Report on New York’s trans workforce should be a blueprint for action

Marchers participate in the Brooklyn Liberation Rally and March in 2021.
Marchers participate in the Brooklyn Liberation Rally and March in 2021.
Donna Aceto

A new report highlighting the prevalence of discrimination and harassment against transgender, gender non-conforming, and non-binary (TGNCNB) workers and job seekers in New York State laid bare the need for action — and Governor Kathy Hochul acknowledged that the report “charts a path forward on addressing the barriers they face.”

The state should take swift action to address the glaring disparities highlighted in the report, which was released by the Department of Labor earlier this month as a result of legislation  requiring the state to produce an overview of trans employment in New York State.

The report backed up what many advocates have said for years: TGNCNB individuals not only face barriers to employment, but they also face challenges on the job, culminating in a ripple effect of economic disadvantages disproportionately burdening TGNCNB New Yorkers. In one example, a survey found that 15% of trans people were unemployed, while cisgender people reported 7% unemployment. In another example, CDC statistics show that 32% of trans people had a household income under $25,000 — far more than the 13% of cisgender people who reported the same thing. The state’s Division of Human Rights saw more than 1,000 complaints pertaining to discrimination on the basis of gender identity or expression through October of last year, according to the report. 

Those statistics were also combined with qualitative data, including comments from workers who complained that they did not bother to report their concerns to their employer because colleagues had already fostered a transphobic atmosphere that also included racist jokes.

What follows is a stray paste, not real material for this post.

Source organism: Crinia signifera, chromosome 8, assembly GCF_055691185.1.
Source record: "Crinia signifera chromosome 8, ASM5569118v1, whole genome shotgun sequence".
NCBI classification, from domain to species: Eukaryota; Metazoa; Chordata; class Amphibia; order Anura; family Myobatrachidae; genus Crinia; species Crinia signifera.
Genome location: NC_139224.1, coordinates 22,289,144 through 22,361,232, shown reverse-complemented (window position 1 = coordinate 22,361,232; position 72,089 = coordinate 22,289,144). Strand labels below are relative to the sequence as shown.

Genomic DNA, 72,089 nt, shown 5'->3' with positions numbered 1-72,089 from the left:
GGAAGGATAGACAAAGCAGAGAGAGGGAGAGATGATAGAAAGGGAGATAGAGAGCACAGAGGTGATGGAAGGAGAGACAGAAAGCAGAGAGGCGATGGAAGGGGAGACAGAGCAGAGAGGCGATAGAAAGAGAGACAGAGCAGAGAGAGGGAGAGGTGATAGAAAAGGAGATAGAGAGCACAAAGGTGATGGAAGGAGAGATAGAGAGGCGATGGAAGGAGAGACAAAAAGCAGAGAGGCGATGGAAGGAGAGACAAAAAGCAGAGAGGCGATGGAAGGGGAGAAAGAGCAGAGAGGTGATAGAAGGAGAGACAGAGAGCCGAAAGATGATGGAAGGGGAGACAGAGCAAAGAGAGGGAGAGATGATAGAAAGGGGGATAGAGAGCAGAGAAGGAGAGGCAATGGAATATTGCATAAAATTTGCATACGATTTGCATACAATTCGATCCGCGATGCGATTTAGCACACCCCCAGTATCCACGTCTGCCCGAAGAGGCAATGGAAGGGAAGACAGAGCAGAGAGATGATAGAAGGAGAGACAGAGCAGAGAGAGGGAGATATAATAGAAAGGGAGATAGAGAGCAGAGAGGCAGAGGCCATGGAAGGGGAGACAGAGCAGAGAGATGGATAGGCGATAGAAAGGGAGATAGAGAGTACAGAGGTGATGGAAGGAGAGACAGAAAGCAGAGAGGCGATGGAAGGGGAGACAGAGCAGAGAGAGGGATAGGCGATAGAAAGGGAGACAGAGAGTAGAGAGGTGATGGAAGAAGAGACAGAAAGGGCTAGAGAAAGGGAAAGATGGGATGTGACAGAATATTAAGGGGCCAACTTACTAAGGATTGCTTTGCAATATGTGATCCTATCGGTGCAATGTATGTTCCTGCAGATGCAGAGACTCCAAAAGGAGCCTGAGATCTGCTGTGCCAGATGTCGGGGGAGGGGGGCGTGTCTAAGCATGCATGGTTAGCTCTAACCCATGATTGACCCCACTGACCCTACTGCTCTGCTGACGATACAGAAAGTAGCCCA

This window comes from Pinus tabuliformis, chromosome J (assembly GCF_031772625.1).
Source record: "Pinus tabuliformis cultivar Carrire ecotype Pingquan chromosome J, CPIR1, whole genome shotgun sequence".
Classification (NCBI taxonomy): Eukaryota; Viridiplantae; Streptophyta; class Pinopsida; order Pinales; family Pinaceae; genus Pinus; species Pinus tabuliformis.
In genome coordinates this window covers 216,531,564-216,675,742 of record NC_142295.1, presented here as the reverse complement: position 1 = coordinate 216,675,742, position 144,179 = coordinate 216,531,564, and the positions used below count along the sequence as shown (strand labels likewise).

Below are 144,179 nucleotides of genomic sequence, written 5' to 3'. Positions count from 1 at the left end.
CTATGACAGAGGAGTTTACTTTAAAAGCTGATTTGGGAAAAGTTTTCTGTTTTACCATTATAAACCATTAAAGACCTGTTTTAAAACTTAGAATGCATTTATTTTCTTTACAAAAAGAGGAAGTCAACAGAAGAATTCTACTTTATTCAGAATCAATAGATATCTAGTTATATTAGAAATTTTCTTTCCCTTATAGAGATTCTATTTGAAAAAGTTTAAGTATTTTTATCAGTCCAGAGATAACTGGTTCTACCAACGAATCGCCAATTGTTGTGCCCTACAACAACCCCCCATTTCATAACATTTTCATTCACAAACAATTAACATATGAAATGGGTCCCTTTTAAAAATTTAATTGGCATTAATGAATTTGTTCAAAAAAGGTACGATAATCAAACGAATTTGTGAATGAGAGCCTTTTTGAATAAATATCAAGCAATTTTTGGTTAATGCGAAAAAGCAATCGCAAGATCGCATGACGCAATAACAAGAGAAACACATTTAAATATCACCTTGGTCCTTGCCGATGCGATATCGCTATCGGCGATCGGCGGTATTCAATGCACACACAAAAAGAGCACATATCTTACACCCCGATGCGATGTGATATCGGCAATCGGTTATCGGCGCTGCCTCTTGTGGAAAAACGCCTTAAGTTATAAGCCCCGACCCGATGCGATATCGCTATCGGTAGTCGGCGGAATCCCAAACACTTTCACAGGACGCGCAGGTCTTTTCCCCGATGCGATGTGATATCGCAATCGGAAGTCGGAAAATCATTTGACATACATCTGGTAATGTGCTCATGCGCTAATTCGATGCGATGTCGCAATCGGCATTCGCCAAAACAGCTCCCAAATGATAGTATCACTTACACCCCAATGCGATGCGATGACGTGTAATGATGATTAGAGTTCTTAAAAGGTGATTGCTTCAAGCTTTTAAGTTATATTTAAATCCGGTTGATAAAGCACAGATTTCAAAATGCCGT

These findings present an opportunity for the state to evaluate the data and address the range of systemic issues outlined in the report. From state government to employers, leaders should work with members of the community to outline the best avenues for confronting the disparities and injustices facing TGNCNB New Yorkers — both inside and outside of the workplace. 

It has been five years since New York State finalized the Gender Expression Non-Discrimination Act (GENDA), which finally added gender identity and expression as protected categories in the state’s Human Rights Law. In the months and years to come, the new report should serve as a data-driven resource to guide state policy and funding to prioritize TGNCNB New Yorkers.

At a time when many other states are racing to curtail transgender rights and the rights of LGBTQ people broadly, New York must follow through on its pledge to be a “safe haven” for trans youth and TGNC people across the state.